Dear valued fellows, friends and guests.


Welcome to today’s lunch and welcome to the new Rotary Year.

At the start of this first lunch meeting of the Rotary Club of Curaçao, over which I am honored to preside, I want to share a few thoughts with you.

We join each other today as we do every week, for a joyful lunch in good company and with good intentions. For me, however, this specific day is a very special day, we have a new Rotary year ahead of us and you have given me your trust to lead this highly regarded club for the next 12 months. It is my objective to honor that trust and to lead the club energetically to meet the objectives and guidelines of Rotary International as well as the prevailing expectations of the members as a group. Although Rotary as a club may not always be central in our busy work schedules and daily family lives, I am convinced that the overall objective of Rotary prevails as an underlying principle in everything we do as Rotarians.              


are the underlying motivation to be in Rotary, especially when combined with the following additional five words:

                       “HAVE FUN WHILE DOING IT”

To me, those 10 words are what Rotary is about, and I am proud to be a Rotarian.

These ten words and our ambition as members to be ethical leaders in our vocation and in our community are the only creeds of our Rotary. Our club has no religious preference and there are no other doctrines that distinguish us as group from others. To be -or to become- a member there are no requirements or preference for any lifestyle, culture, race, gender, or sexual orientation from the side of Rotary International or our Club.

Fellows, we are a privileged group of people. Not because of who we are or what we have, but because of what we can do with who we are and what we have. What we can do together for others, in an organized and transparent way.


We are individually privileged because of one or more of the following:

* our health (both financially and physically)

* our education

* our vocational skills

* our network

* our intellectual orientation

* and…., as Rotarians, we are a privileged group belonging international organization with a united approach in doing good in the world.

Fellows, a few words:
About “Change”.

There is not much I have say about change. Except that there is one constant about the word “change”: namely, that there is more talking about it than doing it. Talking about change (both in and outside Rotary) has become rhetoric; it is cliché and honestly, it bores me. Let’s not talk about change. Let’s BE change and let’s DO change during this Rotary year, rather than talk about it. As you can see, we will not have a board table arrangement this year. All board members will sit at different tables; so pick the table at which you want to sit if you want to talk about a specific avenue. Let’s have lunch and communicate! I already announced that I have picked a theme song for this coming year: “Are you with me?” We will have fun with it and dance to it.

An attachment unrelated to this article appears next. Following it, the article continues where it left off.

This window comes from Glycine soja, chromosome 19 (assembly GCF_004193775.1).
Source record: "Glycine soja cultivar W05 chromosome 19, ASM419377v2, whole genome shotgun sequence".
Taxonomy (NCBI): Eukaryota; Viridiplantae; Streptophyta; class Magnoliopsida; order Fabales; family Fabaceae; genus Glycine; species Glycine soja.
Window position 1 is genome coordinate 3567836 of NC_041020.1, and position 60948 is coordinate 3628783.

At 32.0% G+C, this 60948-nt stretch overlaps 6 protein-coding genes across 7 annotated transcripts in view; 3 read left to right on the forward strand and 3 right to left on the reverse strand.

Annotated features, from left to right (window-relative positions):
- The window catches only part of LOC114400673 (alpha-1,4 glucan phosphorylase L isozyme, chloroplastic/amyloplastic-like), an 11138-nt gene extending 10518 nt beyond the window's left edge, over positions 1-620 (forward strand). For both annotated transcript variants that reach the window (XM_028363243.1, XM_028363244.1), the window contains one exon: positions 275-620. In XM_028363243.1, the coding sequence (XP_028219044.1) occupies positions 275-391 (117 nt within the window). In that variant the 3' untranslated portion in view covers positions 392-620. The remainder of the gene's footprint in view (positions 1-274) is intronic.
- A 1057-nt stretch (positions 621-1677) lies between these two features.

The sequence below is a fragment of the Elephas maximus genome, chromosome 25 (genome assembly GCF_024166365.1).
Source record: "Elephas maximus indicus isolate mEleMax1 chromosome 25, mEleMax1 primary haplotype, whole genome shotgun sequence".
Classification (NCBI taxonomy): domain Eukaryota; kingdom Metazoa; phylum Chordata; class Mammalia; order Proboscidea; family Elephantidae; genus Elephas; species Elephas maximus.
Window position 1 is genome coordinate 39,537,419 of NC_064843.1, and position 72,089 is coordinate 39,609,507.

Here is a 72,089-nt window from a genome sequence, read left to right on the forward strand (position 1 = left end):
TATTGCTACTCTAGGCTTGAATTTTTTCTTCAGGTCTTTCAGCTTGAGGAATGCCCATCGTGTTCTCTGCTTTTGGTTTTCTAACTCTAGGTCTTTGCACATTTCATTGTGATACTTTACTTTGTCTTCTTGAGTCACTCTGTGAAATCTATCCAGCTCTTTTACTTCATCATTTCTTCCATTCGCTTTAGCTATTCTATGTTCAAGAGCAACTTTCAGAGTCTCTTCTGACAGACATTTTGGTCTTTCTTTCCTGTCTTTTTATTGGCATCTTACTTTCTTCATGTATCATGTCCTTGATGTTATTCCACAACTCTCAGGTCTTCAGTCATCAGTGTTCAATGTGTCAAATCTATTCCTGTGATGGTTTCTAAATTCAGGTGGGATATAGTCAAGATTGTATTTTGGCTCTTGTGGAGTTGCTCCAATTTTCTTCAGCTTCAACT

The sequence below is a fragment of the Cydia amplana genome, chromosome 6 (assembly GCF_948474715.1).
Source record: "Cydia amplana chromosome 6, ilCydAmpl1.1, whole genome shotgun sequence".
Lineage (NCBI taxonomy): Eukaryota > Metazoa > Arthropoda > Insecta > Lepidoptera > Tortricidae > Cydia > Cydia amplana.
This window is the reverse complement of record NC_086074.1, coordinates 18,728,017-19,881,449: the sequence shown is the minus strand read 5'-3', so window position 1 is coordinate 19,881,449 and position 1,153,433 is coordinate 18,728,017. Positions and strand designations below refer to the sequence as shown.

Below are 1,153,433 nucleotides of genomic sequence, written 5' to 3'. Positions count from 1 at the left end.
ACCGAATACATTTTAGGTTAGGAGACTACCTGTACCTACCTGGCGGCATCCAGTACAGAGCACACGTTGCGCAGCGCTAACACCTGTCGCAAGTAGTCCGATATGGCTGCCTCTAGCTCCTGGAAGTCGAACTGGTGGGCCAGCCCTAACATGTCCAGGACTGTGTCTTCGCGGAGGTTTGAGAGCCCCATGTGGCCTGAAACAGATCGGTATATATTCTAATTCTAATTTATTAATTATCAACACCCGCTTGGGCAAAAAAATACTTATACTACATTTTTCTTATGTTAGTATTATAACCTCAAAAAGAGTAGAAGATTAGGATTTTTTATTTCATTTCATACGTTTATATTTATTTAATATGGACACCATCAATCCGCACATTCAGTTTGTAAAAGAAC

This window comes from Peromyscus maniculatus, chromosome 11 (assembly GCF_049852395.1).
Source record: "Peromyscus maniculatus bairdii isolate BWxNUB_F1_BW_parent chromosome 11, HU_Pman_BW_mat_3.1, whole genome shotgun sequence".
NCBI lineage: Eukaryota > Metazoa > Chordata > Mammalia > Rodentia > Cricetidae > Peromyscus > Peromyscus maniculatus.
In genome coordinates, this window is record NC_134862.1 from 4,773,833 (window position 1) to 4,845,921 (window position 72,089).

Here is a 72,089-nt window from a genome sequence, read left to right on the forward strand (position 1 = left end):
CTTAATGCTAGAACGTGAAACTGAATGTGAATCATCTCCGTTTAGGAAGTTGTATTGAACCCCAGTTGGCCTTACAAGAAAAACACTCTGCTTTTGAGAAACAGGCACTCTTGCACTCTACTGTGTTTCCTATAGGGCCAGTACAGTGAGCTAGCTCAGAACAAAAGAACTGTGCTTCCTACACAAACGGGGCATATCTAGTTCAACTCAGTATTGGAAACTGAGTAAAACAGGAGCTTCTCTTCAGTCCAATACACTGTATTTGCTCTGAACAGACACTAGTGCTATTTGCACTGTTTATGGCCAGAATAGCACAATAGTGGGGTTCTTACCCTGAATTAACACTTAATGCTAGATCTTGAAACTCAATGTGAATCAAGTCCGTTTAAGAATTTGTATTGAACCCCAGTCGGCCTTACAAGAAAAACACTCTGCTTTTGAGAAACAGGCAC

About "Protocol"

Yes, a few words protocol. There are discussions about protocol in our club. They surface during our firesides and are a continuing buzz during lunches. My opinion? I am a strong proponent of protocol. But…. of the protocol that means something to me. Likewise, there are others who favor other protocol that means something to them, and so forth and so on. If we satisfy the protocol wishes of us all, and include those that RI suggests, we will be too involved with meeting all kinds of protocol, and in my opinion, too much of that will only get in our way.


So, I am happy to clarify what the protocols are during my presidential year, as far as I am concerned.

1. Never wear your pin because of protocol. Wear it whenever you feel you want to express your pride to be part of Rotary (every day is fine!). Wear it because you want to show that you are part of a fun and highly respected organization whose objective is to do good in the world.

2. The overriding dress code for our lunch meetings is to never miss a meeting for not being properly dressed. Let’s stick to your business attire, not casual, and please avoid jeans. I personally prefer a coat without tie, but I will be wearing the rotary chain proudly. A tighter dress code will be specified if certain special guests are expected, or when we visit certain locations.

3. Let’s do what we do in accordance with the guidelines of RI, and beyond that, let’s do things because they make sense, because they are fun, and -last but not least- because they are instrumental towards meeting our overall objective to do good in the world. Let’s never do things just because “we have always done it that way”.

4. Above all, I ask you to adhere to the all-overriding protocol: have respect for and tolerance to your fellow Rotarians, cherish what we have and avoid behavior that is self centered or is not to the overall benefit to the atmosphere in the club. We are looking for new members and good club atmosphere attracts good members!

Enough about protocol.


Dear fellows, thanks for coming to lunch and in closing I repeat as I asked before:


“Are you with me”?


A ship is sailing today and, as skipper, I invite you all to get on board soon. It will be a one-year journey departing from the Rotary Club of Curaçao with a rewarding destination: “to do good in the world”.


Thank you, enjoy your lunch, and remember to

“Be a Gift to the World”,

not because of who you are or what you have, but because of what you do for the community.


Niko Kluyver,

President, 2015-2016

Rotary Club of Curaçao